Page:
fault

noun
\ ˈfȯlt How to pronounce fault (audio) , in poetry also ˈfȯt \

Definition of fault

 (Entry 1 of 2)

1a : weakness, failing especially : a moral weakness less serious than a vice He loves her despite her many faults.
b : a physical or intellectual imperfection or impairment : defect a theory with some serious faults
c : an error especially in service in a net or racket game She committed too many faults to win the match.
2 : responsibility for wrongdoing or failure the accident was the driver's fault
3a : mistake The misplacement of "only" is one of the most common writing faults.
b : misdemeanor a small boy's faults
4 : a fracture in the crust of a planet (such as the earth) or moon accompanied by a displacement of one side of the fracture with respect to the other usually in a direction parallel to the fracture Frequent earthquakes have occurred along the San Andreas Fault.
5 obsolete : lack
at fault
1 : open to blame : responsible you were really at fault
2 : unable to find the scent and continue chase
to a fault
: to an excessive degree precise to a fault

fault

verb
faulted; faulting; faults

Definition of fault (Entry 2 of 2)

transitive verb

1 : to find a fault in easy to praise this book and to fault it— H. G. Roepke
2 : blame, censure can't fault them for not coming
3 : to produce a geologic fault in

intransitive verb

1 : to commit a fault : err
2 : to fracture so as to produce a geologic fault

Illustration of fault

Illustration of fault

Noun

fault 4: 1 fault with displaced strata a, b, c, d, e; 2 scarp

In the meaning defined above

Synonyms & Antonyms for fault

Synonyms: Noun

Synonyms: Verb

Antonyms: Noun

Antonyms: Verb

Visit the Thesaurus for More 

Choose the Right Synonym for fault

Noun

fault, failing, frailty, foible, vice mean an imperfection or weakness of character. fault implies a failure, not necessarily culpable, to reach some standard of perfection in disposition, action, or habit. a writer of many virtues and few faults failing suggests a minor shortcoming in character. being late is a failing of mine frailty implies a general or chronic proneness to yield to temptation. human frailties foible applies to a harmless or endearing weakness or idiosyncrasy. an eccentric's charming foibles vice can be a general term for any imperfection or weakness, but it often suggests violation of a moral code or the giving of offense to the moral sensibilities of others. compulsive gambling was his vice

Examples of fault in a Sentence

Noun Lack of courage is his worst fault. If the book has a fault, it's that it's too long. It's your own fault you missed that bus. Through no fault of his own, he won't be able to attend the meeting. She committed too many faults to win the match. Verb The truck driver was faulted for the accident. Many have faulted her for not acting sooner. I can't fault him for trying to protect his family. See More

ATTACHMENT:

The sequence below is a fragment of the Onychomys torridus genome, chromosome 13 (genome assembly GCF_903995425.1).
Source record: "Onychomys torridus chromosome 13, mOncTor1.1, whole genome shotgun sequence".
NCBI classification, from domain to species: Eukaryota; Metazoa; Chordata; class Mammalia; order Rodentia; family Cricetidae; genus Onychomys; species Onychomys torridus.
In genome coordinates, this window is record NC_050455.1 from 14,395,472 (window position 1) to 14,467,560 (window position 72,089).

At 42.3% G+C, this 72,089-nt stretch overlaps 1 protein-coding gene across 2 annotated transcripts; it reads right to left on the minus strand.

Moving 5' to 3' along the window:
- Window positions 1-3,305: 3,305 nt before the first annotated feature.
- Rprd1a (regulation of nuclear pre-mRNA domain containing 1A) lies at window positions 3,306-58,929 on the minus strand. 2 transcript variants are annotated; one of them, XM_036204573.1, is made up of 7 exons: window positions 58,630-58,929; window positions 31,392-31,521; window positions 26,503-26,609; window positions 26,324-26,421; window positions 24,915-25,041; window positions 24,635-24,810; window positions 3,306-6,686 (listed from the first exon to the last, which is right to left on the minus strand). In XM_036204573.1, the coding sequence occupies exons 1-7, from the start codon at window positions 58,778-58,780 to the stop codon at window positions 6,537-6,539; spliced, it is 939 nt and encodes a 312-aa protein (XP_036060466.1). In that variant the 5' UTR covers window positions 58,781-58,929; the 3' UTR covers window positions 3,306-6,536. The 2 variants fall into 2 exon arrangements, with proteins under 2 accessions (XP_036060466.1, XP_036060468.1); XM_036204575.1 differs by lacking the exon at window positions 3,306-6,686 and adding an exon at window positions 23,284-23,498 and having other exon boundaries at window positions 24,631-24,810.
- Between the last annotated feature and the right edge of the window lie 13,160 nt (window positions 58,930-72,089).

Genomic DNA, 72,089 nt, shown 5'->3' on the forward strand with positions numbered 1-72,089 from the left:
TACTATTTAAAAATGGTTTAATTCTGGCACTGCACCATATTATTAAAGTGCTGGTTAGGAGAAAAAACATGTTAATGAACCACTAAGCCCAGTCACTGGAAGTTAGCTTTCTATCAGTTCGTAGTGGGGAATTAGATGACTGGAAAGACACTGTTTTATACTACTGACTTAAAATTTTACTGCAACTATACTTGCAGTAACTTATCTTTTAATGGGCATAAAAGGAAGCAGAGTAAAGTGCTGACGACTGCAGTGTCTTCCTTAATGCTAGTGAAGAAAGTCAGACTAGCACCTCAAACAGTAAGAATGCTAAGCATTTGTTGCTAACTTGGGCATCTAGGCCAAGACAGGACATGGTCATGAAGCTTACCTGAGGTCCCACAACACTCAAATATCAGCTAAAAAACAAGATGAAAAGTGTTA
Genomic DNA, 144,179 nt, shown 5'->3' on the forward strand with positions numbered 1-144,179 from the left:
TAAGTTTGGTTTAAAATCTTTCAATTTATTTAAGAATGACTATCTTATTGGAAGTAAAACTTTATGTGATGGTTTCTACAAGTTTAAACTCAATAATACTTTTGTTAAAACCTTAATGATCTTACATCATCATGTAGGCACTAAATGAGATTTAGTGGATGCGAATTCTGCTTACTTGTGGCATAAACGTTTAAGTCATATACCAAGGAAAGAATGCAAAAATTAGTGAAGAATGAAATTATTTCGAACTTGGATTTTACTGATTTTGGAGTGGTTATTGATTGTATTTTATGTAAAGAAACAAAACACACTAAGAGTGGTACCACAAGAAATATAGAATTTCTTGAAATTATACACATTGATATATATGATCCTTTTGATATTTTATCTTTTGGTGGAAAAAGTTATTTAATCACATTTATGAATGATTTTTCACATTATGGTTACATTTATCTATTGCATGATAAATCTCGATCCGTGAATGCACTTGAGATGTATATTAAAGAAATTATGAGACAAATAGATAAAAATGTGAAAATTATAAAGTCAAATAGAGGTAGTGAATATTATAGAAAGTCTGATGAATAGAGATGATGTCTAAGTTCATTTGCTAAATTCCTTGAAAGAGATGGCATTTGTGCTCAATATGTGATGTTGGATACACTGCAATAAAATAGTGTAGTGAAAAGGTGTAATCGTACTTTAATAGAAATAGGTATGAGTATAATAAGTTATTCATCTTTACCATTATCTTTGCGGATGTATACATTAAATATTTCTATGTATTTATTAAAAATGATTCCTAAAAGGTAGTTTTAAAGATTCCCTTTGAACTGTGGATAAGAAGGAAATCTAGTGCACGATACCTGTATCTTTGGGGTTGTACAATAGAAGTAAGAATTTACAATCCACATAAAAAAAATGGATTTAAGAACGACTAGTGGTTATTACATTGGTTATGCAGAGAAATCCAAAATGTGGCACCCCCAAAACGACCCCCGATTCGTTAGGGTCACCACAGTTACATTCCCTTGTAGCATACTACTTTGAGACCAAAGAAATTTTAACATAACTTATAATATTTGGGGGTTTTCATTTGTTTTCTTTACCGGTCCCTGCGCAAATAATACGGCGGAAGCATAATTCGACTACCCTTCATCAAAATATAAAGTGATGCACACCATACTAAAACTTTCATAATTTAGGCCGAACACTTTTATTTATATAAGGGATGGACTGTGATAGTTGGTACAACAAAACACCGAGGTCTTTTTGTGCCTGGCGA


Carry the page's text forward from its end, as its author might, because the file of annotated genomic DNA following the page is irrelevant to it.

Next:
Recent Examples on the Web: Noun There’s a sense that a memoirist should make some gesture of acknowledging complicity or fault before proceeding. Katy Waldman, The New Yorker, 26 June 2022 These sudden movements radiate outward from the fault as seismic waves, which cause the ground to shake. Sasha Warren, Scientific American, 24 June 2022 Some residents, however, found fault with the ordinance. Steve Smith, Hartford Courant, 23 June 2022 If a boss shows favoritism, or chews out an employee over something not the person’s fault, or schedules a worker for a difficult shift, then pressure for a union will grow. Bill Conerly, Forbes, 22 June 2022 Hapag declined to comment on the commission’s case but told the judge that its practices were reasonable and that any fees were the trucking firm’s fault. John Francis Peters, ProPublica, 16 June 2022 According to Gomberg, the earthquakes occurred along the Blanco Fracture Zone, a fault between two tectonic plates that runs about 300 miles northwest of the Oregon coast and tends to generate a lot of small earthquakes. oregonlive, 16 June 2022 Google did not admit fault as part of the settlement. Emma Hinchliffe And Paige Mcglauflin, Fortune, 14 June 2022 But the fault really will fall on Belichick’s shoulders for not putting a better staff around his young QB. Globe Staff, BostonGlobe.com, 8 June 2022 Recent Examples on the Web: Verb At the same time, server crashes or fault tolerance also become the responsibility of the provider. Peter Shubenok, Forbes, 7 June 2022 Each season took an in-depth look at what the creators believed to be the fractures, fault lines and failures of key institutions from police policy to the schools. Mary Carole Mccauley, Baltimore Sun, 2 June 2022 Quakes on rocky celestial bodies can be triggered by a number of different things: fault lines, volcanoes, meteor strikes and even the influence of other planets. Joanna Thompson, Scientific American, 24 May 2022 Before any official investigation or court ruling, the home minister of the state, Madhya Pradesh, appeared to fault the Muslims and ordered demolitions — the same swift, one-sided punishments imposed in two other states over recent clashes. New York Times, 11 May 2022 Lara, who spent two years researching shark migration patterns off Mexico’s Socorro Island, refuses to fault men like Lucero. Adam Skolnick, Outside Online, 4 May 2022 President Barack Obama would find little to fault about the jurisprudence of his choices for the court, Justices Sonia Sotomayor and Elena Kagan. Robert Barnes, Anchorage Daily News, 8 Apr. 2022 Church affiliation is just one of the Ukraine-vs.-Russia fault lines that now split this country, along with language and even styles of borscht. Washington Post, 7 Feb. 2022 While some fault President Joe Biden for missing indicators, experts say Russia’s invasion of Ukraine and the lingering COVID pandemic complicated efforts to tame inflation. Joey Garrison, USA TODAY, 3 June 2022 See More